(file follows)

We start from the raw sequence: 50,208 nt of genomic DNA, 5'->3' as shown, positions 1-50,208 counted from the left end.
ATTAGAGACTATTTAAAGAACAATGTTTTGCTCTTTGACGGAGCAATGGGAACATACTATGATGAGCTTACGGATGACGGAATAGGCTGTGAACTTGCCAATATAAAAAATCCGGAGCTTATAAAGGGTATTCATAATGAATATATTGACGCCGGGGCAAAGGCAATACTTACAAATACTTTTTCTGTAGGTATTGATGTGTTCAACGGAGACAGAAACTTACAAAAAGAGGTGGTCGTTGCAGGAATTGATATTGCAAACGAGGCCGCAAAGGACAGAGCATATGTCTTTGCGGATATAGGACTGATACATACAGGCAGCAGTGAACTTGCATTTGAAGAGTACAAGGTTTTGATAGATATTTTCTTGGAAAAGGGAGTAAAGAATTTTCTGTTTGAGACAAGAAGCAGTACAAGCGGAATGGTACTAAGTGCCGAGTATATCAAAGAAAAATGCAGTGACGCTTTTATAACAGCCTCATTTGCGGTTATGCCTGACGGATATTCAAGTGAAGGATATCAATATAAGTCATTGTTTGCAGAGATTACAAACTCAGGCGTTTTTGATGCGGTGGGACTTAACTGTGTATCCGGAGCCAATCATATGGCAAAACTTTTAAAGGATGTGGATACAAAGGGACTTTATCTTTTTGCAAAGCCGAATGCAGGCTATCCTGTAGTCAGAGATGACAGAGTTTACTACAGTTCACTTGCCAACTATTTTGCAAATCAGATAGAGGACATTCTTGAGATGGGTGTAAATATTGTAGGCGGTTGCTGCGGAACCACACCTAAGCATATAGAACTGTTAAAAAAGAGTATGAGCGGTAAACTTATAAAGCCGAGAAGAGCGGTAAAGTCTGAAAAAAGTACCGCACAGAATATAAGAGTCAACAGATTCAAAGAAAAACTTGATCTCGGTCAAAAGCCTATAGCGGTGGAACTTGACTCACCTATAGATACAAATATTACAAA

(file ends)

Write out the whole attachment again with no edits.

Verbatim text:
We start from the raw sequence: 50,208 nt of genomic DNA, 5'->3' as shown, positions 1-50,208 counted from the left end.
ATTAGAGACTATTTAAAGAACAATGTTTTGCTCTTTGACGGAGCAATGGGAACATACTATGATGAGCTTACGGATGACGGAATAGGCTGTGAACTTGCCAATATAAAAAATCCGGAGCTTATAAAGGGTATTCATAATGAATATATTGACGCCGGGGCAAAGGCAATACTTACAAATACTTTTTCTGTAGGTATTGATGTGTTCAACGGAGACAGAAACTTACAAAAAGAGGTGGTCGTTGCAGGAATTGATATTGCAAACGAGGCCGCAAAGGACAGAGCATATGTCTTTGCGGATATAGGACTGATACATACAGGCAGCAGTGAACTTGCATTTGAAGAGTACAAGGTTTTGATAGATATTTTCTTGGAAAAGGGAGTAAAGAATTTTCTGTTTGAGACAAGAAGCAGTACAAGCGGAATGGTACTAAGTGCCGAGTATATCAAAGAAAAATGCAGTGACGCTTTTATAACAGCCTCATTTGCGGTTATGCCTGACGGATATTCAAGTGAAGGATATCAATATAAGTCATTGTTTGCAGAGATTACAAACTCAGGCGTTTTTGATGCGGTGGGACTTAACTGTGTATCCGGAGCCAATCATATGGCAAAACTTTTAAAGGATGTGGATACAAAGGGACTTTATCTTTTTGCAAAGCCGAATGCAGGCTATCCTGTAGTCAGAGATGACAGAGTTTACTACAGTTCACTTGCCAACTATTTTGCAAATCAGATAGAGGACATTCTTGAGATGGGTGTAAATATTGTAGGCGGTTGCTGCGGAACCACACCTAAGCATATAGAACTGTTAAAAAAGAGTATGAGCGGTAAACTTATAAAGCCGAGAAGAGCGGTAAAGTCTGAAAAAAGTACCGCACAGAATATAAGAGTCAACAGATTCAAAGAAAAACTTGATCTCGGTCAAAAGCCTATAGCGGTGGAACTTGACTCACCTATAGATACAAATATTACAAA